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Biography of Raphael: Paintings, Architecture & Major Works

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  • 0:01 Early Life & Education
  • 1:25 Artistic Development…
  • 2:07 Papal Commissions
  • 4:13 Architecture, Too?
  • 4:39 A Sudden Death
  • 5:49 Lesson Summary
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Lesson Transcript
Instructor: Amy Troolin

Amy has MA degrees in History, English, and Theology. She has taught college English and religious education classes and currently works as a freelance writer.

In this lesson, we will meet the Renaissance artist Raphael. We will examine his life, a few of his most famous paintings and his work in architecture.

Early Life and Education

Raffaello Sanzio, better known as Raphael, was born in late March or early April of 1483 in Urbino, Italy. As the son of painter Giovanni Santi, Raphael learned artistic techniques and Renaissance humanism from the time he was a small boy. His knowledge would come in very handy when his father died in 1494. With the help of his stepmother, the 11-year-old Raphael plunged right into managing his father's workshop, learning more and more as he worked and excelling beyond anyone's expectations.

As a teenager, however, Raphael knew it was time to move on. He wanted more than a small workshop. He longed to be a great artist, and to do that, he needed to develop his talent. Around 1500, he moved to Perugia to become an assistant to the artist Perugino. Here, Raphael practiced the style and techniques of the High Renaissance: classical elements, religious themes, realistic figures, intricate landscapes, compositional order and stability and complexities of light and shadow.

In the nearly four years he worked with Perugino, Raphael produced several of his early famous paintings, including the Mond Crucifixion, The Three Graces, The Knight's Dream and the altarpiece Marriage of the Virgin.

Growing Up Artistically in Florence

By 1504, Raphael realized that once again it was time to move on. He needed to gain further experience, see new places, interact with other artists and finish growing up artistically. For the next four years, the artist lived on and off in Florence, painting his famous series of Madonnas, including La Belle Jardinère in 1507. He cultivated his use of movement and the relationship between his painted figures through pieces like the Canigiani Holy Family. During these years, Raphael also created three major altarpieces, a few portraits and his well-known depiction of St. Catherine.

Commissions From the Pope

In 1508, Raphael received the chance of a lifetime and one of the highest honors an artist could achieve when Pope Julius II commissioned him to paint a room at the Vatican. Raphael moved to Rome and began work on the Stanza della Segnatura, which probably served as the Pope's library.

This room contains some of the artist's masterpieces: the School of Athens, the Parnassus and the Disputation of the Holy Sacrament.

In the School of Athens, Raphael depicted the greatest thinkers of the classical age. In Parnassus, he paid tribute to classical and medieval poets, and in the Disputation of the Holy Sacrament, he offered an artistic interpretation and confirmation of the real presence of Jesus Christ in the Eucharist. The room, which also includes Raphael's ceiling frescoes, Theology, Poetry, Philosophy and Justice, was finished in 1512.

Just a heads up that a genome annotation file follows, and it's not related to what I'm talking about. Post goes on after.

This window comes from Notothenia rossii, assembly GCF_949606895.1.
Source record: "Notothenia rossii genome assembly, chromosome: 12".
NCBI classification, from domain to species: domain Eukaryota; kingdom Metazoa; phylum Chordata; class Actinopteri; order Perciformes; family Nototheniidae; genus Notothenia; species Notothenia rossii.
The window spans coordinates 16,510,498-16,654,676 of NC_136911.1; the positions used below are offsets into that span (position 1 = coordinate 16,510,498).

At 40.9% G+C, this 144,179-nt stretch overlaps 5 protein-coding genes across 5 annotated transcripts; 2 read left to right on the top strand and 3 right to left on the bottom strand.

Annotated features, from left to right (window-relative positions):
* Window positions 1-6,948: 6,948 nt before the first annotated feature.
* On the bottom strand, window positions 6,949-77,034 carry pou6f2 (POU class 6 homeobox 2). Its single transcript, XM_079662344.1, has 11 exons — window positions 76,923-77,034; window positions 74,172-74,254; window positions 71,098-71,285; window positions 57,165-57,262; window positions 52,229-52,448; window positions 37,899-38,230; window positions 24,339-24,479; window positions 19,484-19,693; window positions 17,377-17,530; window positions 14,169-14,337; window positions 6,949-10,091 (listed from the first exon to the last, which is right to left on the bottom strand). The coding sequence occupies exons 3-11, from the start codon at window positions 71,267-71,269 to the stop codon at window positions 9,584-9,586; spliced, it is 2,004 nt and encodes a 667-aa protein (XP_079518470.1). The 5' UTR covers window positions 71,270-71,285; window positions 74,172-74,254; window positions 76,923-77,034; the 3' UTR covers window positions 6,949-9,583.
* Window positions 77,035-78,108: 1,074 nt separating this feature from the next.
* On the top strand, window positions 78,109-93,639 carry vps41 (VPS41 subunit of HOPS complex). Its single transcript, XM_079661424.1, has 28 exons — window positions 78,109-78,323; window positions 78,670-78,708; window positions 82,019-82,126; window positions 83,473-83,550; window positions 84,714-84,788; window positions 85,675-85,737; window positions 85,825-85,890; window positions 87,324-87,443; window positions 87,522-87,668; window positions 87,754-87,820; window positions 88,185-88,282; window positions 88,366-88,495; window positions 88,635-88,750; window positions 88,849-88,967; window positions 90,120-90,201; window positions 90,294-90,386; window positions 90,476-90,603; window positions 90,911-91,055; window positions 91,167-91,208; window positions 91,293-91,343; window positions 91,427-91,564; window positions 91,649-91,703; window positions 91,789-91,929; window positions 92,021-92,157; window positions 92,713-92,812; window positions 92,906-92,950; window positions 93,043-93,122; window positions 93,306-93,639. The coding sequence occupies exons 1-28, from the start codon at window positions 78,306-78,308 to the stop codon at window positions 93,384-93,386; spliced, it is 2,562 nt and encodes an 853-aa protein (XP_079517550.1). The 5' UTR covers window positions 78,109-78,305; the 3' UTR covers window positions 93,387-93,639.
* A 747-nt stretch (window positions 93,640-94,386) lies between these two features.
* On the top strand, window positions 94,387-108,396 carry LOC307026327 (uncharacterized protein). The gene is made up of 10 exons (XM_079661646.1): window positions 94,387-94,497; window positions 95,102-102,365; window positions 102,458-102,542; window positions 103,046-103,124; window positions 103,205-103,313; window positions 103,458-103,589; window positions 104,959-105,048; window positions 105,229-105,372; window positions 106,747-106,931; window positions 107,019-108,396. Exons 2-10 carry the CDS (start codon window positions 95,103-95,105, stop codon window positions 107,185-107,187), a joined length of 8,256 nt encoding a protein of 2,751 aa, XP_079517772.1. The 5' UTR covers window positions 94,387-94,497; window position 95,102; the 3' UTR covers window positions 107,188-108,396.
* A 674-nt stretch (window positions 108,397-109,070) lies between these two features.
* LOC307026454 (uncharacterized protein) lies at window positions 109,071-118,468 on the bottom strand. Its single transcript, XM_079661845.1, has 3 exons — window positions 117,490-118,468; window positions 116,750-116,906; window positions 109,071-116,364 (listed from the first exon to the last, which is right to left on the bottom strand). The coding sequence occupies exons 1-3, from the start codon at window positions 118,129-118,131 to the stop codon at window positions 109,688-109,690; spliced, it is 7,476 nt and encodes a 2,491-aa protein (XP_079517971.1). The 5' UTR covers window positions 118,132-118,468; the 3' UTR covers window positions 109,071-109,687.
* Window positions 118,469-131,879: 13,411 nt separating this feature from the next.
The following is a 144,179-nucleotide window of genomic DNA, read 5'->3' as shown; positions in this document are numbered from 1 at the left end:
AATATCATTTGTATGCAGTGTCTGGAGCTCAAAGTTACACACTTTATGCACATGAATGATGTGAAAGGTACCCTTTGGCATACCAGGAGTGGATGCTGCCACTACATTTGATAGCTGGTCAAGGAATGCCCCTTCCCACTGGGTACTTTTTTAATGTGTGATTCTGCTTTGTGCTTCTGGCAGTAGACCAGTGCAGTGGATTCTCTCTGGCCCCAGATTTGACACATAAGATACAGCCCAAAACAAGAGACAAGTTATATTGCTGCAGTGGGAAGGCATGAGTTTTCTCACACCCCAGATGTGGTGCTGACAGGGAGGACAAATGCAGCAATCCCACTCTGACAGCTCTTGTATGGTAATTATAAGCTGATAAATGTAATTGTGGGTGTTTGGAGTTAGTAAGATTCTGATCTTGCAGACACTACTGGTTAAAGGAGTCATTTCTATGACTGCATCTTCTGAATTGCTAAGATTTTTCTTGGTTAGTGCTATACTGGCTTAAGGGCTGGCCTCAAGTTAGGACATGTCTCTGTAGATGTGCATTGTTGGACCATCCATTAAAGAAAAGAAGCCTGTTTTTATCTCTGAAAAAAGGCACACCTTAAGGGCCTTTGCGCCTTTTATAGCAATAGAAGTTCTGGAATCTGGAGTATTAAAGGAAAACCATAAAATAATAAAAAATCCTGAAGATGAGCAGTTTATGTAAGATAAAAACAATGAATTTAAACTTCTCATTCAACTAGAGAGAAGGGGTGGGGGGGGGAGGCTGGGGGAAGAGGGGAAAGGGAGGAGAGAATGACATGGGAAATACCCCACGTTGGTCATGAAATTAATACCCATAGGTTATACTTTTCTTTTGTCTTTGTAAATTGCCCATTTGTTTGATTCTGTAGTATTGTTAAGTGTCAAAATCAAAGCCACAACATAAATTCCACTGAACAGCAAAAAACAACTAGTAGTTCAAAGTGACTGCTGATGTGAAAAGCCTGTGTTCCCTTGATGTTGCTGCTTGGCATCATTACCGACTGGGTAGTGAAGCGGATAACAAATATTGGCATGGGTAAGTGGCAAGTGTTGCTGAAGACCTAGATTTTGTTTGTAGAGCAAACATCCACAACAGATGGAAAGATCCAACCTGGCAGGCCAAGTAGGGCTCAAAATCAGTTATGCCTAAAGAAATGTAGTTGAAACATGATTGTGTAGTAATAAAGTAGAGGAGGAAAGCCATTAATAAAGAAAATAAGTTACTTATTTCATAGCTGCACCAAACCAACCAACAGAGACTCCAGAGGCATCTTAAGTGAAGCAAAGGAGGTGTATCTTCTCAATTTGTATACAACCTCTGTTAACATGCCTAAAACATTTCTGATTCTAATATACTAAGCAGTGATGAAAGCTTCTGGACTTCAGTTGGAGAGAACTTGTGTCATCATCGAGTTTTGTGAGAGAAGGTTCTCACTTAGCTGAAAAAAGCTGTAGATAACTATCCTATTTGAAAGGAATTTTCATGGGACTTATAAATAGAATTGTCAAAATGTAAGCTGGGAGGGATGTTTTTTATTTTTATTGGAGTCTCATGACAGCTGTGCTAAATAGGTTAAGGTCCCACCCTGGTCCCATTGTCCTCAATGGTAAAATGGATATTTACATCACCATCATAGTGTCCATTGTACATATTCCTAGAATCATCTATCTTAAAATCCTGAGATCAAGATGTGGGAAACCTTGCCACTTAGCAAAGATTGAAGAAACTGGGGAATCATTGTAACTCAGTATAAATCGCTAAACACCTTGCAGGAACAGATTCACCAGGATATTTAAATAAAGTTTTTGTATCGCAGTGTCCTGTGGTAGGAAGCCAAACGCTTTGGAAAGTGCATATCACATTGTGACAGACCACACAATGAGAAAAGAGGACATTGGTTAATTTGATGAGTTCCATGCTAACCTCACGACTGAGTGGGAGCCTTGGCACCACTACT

Pope Julius was so impressed that he commissioned Raphael to paint another room, the Stanza d'Eliodoro. This time, the artist focused on God's intervention on behalf of the Church, creating such treasures as the Expulsion of Heliodorus from the Temple, the Mass of Bolsena, the Meeting between Leo the Great and Attila and the Liberation of St Peter.

Pope Julius died in 1513, but his successor, Leo X, retained Raphael and hired him for a third room, the Stanza dell'Incendio, in 1514. Raphael designed the room to tell the story of a fire in Rome that was miraculously extinguished. By this time, the artist was so popular and busy that his workshop assistants did most of the actual painting in the room while their boss focused on completing a few more Madonnas, some altarpieces, including the famous Sistine Madonna, portraits of his benefactor popes and a few pieces commissioned by private collectors.

Architecture, Too?

In 1514, the Vatican's chief architect, Donato Bramante, died, and Pope Leo X appointed Raphael to take his place. In this capacity, Raphael drew up designs for chapels, villas, palaces and other buildings. He also cataloged and managed the treasures of antiquity discovered in Rome and created an intricate drawing of ancient Rome.

A Sudden Death

In 1517, Raphael received a commission to paint the Transfiguration. He never completed this grand project, for he died on April 6, 1520, after a 15-day illness. He was just 37 years old. Crowds packed the church and the streets to attend Raphael's funeral, and the artist was laid to rest in the Pantheon the day after his death. The inscription on his tomb offers a tribute to his art and life: 'Here lies that famous Raphael by whom Nature feared to be conquered while he lived, and when he was dying, feared herself to die.'

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